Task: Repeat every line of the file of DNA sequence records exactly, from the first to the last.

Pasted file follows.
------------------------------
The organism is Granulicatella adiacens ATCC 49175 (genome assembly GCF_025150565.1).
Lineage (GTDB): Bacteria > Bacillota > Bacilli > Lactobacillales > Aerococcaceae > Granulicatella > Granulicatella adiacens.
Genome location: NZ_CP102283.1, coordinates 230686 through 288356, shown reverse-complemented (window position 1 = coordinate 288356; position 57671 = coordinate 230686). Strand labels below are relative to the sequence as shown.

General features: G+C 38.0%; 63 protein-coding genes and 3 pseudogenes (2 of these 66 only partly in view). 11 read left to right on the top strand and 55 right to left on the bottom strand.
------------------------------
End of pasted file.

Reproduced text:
The organism is Granulicatella adiacens ATCC 49175 (genome assembly GCF_025150565.1).
Lineage (GTDB): Bacteria > Bacillota > Bacilli > Lactobacillales > Aerococcaceae > Granulicatella > Granulicatella adiacens.
Genome location: NZ_CP102283.1, coordinates 230686 through 288356, shown reverse-complemented (window position 1 = coordinate 288356; position 57671 = coordinate 230686). Strand labels below are relative to the sequence as shown.

General features: G+C 38.0%; 63 protein-coding genes and 3 pseudogenes (2 of these 66 only partly in view). 11 read left to right on the top strand and 55 right to left on the bottom strand.